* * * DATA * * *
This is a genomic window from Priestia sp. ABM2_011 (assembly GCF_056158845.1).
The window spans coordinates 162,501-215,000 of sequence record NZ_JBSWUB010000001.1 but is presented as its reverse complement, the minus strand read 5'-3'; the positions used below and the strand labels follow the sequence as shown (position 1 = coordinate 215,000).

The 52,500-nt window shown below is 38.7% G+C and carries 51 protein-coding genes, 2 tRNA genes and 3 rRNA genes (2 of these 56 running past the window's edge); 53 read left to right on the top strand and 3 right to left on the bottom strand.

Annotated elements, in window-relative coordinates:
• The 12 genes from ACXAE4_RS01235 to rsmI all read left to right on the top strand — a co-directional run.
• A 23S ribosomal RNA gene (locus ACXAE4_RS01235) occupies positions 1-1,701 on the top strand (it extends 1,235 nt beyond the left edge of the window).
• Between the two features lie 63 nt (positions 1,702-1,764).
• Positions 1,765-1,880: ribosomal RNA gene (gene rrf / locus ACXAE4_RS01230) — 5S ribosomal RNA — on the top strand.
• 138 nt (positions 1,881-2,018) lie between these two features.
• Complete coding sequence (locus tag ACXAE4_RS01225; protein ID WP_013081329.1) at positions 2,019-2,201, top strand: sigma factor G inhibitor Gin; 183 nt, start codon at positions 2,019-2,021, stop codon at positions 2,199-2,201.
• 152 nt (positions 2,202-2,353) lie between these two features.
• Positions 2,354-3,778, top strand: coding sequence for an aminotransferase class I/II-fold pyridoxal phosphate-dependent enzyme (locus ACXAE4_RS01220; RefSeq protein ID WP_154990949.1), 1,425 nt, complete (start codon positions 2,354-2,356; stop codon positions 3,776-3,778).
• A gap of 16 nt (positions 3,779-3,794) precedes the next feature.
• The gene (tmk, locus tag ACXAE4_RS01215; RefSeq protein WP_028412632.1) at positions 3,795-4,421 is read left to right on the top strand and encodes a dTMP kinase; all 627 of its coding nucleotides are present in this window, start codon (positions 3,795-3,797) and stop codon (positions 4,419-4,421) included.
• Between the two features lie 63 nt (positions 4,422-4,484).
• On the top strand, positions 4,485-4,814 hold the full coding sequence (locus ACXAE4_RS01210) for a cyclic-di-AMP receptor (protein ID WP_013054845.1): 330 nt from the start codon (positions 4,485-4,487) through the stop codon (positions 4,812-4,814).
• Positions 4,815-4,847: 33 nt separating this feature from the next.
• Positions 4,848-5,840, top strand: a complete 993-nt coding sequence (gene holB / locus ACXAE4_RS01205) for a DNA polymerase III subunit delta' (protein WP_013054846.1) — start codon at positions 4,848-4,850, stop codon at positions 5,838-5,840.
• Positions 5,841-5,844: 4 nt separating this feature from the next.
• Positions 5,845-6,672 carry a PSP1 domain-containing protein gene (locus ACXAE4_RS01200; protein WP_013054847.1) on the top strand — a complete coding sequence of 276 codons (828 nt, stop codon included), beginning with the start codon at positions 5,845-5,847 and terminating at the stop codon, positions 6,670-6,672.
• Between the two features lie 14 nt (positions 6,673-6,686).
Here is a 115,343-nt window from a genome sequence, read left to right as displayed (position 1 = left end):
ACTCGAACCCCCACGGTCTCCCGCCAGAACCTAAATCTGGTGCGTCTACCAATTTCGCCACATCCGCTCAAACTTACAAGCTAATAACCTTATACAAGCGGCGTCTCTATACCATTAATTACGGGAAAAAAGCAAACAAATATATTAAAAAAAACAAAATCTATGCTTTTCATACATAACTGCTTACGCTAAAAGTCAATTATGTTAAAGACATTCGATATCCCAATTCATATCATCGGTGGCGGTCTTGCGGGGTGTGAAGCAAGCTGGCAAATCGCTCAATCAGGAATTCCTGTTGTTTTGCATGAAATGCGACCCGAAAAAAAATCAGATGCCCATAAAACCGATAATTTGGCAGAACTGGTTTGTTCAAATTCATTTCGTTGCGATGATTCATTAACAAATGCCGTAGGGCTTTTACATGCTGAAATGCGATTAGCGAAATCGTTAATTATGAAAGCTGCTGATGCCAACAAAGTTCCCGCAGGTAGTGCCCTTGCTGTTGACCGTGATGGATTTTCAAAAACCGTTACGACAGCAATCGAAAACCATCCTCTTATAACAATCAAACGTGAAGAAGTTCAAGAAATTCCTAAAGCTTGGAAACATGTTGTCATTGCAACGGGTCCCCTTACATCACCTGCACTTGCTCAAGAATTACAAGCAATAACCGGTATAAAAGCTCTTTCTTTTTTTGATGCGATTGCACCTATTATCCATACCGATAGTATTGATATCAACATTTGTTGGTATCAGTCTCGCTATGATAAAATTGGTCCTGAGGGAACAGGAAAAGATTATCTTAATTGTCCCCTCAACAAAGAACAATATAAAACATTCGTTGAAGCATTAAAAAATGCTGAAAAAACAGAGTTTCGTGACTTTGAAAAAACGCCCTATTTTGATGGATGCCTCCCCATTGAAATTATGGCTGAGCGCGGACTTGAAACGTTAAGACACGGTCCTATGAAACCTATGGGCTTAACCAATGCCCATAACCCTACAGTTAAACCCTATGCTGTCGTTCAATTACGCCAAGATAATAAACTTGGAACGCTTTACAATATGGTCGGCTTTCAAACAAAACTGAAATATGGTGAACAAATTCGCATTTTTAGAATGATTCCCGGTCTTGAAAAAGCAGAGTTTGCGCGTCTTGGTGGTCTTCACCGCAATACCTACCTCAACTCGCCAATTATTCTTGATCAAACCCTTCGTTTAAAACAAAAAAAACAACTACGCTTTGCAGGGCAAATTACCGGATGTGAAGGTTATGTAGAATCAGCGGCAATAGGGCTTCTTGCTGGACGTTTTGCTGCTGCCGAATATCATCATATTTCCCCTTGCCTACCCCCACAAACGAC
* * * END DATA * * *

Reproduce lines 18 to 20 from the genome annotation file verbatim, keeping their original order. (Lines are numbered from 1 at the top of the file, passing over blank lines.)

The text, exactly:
• Positions 4,848-5,840, top strand: a complete 993-nt coding sequence (gene holB / locus ACXAE4_RS01205) for a DNA polymerase III subunit delta' (protein WP_013054846.1) — start codon at positions 4,848-4,850, stop codon at positions 5,838-5,840.
• Positions 5,841-5,844: 4 nt separating this feature from the next.
• Positions 5,845-6,672 carry a PSP1 domain-containing protein gene (locus ACXAE4_RS01200; protein WP_013054847.1) on the top strand — a complete coding sequence of 276 codons (828 nt, stop codon included), beginning with the start codon at positions 5,845-5,847 and terminating at the stop codon, positions 6,670-6,672.